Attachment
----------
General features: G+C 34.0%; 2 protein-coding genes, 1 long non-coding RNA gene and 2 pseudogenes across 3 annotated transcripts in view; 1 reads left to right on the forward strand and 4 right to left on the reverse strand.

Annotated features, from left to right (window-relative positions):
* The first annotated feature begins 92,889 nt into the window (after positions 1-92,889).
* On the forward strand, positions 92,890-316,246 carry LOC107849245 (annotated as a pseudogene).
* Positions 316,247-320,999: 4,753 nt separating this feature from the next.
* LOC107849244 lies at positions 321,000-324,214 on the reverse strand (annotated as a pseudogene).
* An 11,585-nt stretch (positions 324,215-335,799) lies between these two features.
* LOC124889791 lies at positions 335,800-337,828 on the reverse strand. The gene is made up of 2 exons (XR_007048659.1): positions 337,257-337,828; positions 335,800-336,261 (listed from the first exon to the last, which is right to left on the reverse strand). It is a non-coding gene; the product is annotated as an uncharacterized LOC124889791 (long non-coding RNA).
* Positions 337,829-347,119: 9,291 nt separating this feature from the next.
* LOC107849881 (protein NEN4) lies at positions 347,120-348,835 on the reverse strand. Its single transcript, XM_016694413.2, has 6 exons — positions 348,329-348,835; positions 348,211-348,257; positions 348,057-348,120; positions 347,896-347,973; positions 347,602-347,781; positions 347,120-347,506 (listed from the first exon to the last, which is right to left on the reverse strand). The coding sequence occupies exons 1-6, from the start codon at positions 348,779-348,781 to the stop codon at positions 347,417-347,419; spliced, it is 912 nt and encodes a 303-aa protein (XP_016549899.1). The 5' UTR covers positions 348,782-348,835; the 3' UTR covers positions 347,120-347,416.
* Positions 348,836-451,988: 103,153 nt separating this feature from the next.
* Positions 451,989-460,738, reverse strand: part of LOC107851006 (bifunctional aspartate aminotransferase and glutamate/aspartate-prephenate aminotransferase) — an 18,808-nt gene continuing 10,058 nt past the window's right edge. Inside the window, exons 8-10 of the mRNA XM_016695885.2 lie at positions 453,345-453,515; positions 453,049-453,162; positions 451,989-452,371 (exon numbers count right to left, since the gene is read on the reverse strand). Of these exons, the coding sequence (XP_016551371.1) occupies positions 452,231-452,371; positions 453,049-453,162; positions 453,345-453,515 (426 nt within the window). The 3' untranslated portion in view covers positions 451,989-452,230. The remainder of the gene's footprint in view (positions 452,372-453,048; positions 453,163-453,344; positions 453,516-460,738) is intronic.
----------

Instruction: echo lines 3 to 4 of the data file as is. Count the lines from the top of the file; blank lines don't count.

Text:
* The first annotated feature begins 92,889 nt into the window (after positions 1-92,889).
* On the forward strand, positions 92,890-316,246 carry LOC107849245 (annotated as a pseudogene).